Therefore, these projections of a major market crash are based upon evidence that is not apparent to me in reading the financial pages. While it is true that the GDP for the first quarter was a tempered 0.8%, that is really not too bad for a January through March quarter. The Atlanta Federal Reserve is now projecting that the second quarter, which we are currently in, would have a nice rebound of 2.9%. That is a constantly moving and updated index, and as history has reflected, it has been fairly accurate. More interestingly, they are projecting that the third and fourth quarter GDPs might even be higher than the second quarter GDP. I would like to remind you again that there have not been any major market declines without a corresponding recessionary period. Therefore, no recession is even remotely in the horizon with the information we have today.

In fact, economic news has recently been pretty good. Existing home sales were up 6% in May and up an astonishing 22% in new home sales. All of my residential real estate friends comment on the fact that there is just a shortage of inventory of houses to sell. It is a seller’s market with buyers wanting to purchase but no homes are available for sale. What more evidence could you need to prove a strong real estate market?

Retail sales have been strong at 1.3% in May, the largest increase in over a year. Durable goods were up 3.4%, the largest increase in six months. While the economy is clearly tempered, the economic news continues to be good.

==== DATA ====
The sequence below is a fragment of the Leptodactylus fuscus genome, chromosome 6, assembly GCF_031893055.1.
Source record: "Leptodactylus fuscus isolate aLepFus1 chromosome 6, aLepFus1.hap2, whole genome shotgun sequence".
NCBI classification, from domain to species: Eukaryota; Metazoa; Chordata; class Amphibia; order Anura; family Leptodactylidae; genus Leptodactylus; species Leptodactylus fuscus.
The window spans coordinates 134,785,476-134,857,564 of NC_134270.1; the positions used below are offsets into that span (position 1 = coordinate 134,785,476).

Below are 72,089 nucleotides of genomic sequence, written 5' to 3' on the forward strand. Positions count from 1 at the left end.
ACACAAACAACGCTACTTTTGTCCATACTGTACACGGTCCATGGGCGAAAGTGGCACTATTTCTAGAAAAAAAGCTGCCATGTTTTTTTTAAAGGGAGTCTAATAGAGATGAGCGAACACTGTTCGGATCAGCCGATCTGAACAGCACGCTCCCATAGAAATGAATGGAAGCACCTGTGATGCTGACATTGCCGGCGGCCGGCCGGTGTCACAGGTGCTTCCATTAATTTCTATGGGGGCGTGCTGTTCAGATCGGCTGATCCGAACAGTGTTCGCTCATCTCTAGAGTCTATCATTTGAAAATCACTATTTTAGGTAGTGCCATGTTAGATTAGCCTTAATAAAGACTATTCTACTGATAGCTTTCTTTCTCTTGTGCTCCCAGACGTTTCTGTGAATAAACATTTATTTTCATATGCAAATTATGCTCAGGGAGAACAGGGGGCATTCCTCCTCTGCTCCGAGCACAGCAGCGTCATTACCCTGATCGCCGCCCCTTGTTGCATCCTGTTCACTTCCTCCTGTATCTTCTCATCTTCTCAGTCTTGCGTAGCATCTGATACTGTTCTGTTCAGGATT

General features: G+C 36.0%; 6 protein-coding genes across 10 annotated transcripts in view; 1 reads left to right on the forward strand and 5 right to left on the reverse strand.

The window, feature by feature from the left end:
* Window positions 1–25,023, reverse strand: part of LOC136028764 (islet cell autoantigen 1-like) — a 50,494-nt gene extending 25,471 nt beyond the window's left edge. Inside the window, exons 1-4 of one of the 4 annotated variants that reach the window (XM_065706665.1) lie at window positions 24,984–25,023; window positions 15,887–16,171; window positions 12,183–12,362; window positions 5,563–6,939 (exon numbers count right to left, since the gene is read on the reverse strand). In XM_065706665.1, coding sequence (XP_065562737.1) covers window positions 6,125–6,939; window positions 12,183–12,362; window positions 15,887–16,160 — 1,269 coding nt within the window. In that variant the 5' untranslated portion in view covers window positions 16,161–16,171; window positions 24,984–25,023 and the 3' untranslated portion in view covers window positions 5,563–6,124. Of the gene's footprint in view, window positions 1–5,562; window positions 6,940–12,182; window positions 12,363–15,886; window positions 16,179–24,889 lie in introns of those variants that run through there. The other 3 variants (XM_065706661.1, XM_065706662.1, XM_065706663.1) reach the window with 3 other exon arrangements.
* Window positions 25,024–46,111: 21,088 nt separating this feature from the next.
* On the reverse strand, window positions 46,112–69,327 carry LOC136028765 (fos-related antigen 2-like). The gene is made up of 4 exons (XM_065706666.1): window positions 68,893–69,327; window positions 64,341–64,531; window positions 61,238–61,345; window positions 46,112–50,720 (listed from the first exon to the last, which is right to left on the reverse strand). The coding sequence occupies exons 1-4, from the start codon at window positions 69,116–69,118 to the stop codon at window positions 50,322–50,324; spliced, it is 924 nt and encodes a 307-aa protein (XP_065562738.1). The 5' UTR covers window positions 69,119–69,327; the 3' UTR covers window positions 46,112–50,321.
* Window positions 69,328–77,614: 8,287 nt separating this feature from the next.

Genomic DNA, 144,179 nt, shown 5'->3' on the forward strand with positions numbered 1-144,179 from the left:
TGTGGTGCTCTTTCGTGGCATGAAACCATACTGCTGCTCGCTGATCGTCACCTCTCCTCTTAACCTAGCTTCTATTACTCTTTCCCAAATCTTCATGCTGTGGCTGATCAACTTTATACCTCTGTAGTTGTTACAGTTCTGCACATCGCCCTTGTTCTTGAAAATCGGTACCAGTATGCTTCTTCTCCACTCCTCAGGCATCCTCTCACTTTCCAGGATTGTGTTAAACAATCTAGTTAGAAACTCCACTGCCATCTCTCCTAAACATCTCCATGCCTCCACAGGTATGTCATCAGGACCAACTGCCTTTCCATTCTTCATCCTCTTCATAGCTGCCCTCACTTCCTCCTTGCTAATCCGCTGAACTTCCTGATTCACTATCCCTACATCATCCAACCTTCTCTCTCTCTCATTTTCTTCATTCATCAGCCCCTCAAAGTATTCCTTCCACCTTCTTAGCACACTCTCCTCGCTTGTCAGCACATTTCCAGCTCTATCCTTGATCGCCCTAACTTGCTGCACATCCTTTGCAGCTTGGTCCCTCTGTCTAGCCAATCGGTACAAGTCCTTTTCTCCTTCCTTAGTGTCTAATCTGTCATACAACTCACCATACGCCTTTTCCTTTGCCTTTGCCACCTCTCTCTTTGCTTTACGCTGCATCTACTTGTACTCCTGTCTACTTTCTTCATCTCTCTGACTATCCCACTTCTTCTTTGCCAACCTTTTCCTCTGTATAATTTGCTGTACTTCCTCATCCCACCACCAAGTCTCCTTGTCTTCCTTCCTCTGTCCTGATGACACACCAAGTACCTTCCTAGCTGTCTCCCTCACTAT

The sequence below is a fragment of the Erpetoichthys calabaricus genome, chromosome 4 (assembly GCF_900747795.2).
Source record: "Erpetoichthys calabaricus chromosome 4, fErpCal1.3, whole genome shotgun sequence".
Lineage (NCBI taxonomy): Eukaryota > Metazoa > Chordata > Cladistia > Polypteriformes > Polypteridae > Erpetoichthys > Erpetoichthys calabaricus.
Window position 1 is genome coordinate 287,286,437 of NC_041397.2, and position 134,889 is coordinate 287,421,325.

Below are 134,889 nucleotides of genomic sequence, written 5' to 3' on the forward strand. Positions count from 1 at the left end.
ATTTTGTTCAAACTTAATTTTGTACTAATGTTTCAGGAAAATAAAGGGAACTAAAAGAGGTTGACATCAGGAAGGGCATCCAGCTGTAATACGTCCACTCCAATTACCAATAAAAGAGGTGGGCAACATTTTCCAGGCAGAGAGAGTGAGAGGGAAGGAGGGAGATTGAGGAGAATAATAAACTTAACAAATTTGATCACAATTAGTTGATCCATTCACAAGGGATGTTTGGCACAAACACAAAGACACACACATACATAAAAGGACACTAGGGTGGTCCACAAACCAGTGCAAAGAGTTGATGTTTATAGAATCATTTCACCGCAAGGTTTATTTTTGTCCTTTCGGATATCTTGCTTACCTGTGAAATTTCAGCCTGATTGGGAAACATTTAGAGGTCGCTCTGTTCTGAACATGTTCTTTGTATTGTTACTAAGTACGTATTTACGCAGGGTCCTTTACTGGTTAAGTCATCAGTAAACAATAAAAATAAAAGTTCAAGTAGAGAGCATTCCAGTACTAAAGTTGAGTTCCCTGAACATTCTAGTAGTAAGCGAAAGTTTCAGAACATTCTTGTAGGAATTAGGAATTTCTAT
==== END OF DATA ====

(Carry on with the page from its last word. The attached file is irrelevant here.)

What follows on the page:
The most recent job report for the month of May was clearly a negative with an increase of only 38,000 new jobs. However, it is hard to get terribly concerned about that when you review the employment numbers, as I often do. Over the last 12 months, there are close to 3 million new people working in America and the unemployment rate has fallen to an astonishing 4.7%. It makes zero sense to me that all of these new people are working and the unemployment number has dropped below what is considered the full employment rate in America, yet so many people are forecasting a severe recession?

I drove up Roswell Road, in my home city of Atlanta, and without even looking saw three “help wanted” signs at various small businesses. Yes, I recognize that these are low-paying retail jobs, but they are still jobs. Employers are looking for workers that they cannot find. That just does not happen during a recession.

I guess I need to remind you of how bleak it can be in a major market downturn. Yes, the jobs report was weak in 38,000 employees hired, but during 2008, it was not uncommon to see this same government report reflect employment losses of close to 600,000 per month. But one of the positive attributes of a poor employment report is that it likely keeps the Federal Reserve on hold, and therefore no major increase in interest rates for now.